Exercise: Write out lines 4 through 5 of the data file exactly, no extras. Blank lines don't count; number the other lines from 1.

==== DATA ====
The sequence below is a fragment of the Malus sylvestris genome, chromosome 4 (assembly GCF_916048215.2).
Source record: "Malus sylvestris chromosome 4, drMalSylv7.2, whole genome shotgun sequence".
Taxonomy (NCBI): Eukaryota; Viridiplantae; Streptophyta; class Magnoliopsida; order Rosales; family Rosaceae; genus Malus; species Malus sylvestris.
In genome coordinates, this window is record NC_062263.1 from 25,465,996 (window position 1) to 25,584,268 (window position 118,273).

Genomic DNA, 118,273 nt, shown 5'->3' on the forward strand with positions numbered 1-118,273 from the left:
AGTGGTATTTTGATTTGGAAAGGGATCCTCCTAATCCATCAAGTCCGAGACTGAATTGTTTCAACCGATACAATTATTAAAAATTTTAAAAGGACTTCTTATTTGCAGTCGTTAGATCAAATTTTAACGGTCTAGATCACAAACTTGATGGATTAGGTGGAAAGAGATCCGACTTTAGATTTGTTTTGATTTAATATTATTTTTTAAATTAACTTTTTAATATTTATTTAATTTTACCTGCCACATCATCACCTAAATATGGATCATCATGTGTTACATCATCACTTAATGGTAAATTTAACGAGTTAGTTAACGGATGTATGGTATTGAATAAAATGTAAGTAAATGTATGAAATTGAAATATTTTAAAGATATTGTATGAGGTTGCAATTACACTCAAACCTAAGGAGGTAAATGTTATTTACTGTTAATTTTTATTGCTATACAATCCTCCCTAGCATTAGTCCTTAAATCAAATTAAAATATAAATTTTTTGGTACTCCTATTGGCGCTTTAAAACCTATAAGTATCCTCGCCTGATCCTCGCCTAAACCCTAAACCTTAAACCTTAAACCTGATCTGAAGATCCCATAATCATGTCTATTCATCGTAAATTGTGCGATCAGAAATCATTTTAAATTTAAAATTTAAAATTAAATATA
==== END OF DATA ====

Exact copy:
In genome coordinates, this window is record NC_062263.1 from 25,465,996 (window position 1) to 25,584,268 (window position 118,273).

Genomic DNA, 118,273 nt, shown 5'->3' on the forward strand with positions numbered 1-118,273 from the left: